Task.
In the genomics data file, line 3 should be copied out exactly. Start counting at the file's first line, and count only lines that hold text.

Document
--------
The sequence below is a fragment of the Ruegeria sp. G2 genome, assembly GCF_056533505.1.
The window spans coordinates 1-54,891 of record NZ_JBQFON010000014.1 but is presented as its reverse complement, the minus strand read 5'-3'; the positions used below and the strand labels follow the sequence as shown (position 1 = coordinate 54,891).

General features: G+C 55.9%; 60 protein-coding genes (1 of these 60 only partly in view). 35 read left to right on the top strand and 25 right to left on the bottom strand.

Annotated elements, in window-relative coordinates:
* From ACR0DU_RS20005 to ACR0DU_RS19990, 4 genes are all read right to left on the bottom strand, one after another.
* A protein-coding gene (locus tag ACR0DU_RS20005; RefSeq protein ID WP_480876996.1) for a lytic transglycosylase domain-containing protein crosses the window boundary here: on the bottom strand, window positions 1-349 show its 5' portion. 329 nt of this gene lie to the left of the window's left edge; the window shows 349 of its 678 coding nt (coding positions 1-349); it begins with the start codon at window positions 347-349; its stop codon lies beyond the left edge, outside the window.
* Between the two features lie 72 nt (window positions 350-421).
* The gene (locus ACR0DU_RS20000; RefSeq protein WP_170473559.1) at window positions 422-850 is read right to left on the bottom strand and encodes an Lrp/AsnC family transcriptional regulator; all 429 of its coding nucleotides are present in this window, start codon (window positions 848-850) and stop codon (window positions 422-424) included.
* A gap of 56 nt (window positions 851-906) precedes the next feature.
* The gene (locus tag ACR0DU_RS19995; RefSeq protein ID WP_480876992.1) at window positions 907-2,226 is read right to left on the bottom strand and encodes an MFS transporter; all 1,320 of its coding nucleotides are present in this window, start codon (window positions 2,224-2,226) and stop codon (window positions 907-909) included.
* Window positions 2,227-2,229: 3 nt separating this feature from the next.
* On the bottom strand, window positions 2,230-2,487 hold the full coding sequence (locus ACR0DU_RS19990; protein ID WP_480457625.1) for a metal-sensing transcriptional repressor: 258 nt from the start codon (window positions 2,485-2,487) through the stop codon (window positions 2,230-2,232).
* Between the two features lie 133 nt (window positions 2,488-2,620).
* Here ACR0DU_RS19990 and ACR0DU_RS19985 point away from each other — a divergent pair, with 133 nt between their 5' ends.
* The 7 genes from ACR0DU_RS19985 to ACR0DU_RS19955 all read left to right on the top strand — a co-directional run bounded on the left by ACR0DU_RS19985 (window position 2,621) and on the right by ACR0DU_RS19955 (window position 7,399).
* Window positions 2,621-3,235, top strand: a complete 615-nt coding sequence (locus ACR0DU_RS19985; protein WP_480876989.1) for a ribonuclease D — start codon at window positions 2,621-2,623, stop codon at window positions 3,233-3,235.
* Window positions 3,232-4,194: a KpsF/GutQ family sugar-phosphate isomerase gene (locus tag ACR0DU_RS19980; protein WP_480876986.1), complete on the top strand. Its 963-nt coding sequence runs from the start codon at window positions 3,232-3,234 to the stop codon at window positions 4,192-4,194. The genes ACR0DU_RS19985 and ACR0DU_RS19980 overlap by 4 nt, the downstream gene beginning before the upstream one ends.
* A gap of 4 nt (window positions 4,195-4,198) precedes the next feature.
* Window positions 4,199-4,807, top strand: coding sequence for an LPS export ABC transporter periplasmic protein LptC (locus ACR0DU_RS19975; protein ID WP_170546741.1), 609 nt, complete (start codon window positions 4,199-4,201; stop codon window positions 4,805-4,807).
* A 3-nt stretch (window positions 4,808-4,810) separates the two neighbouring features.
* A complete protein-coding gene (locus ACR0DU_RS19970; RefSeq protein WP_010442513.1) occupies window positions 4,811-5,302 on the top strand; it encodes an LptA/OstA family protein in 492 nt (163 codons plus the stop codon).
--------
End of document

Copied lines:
General features: G+C 55.9%; 60 protein-coding genes (1 of these 60 only partly in view). 35 read left to right on the top strand and 25 right to left on the bottom strand.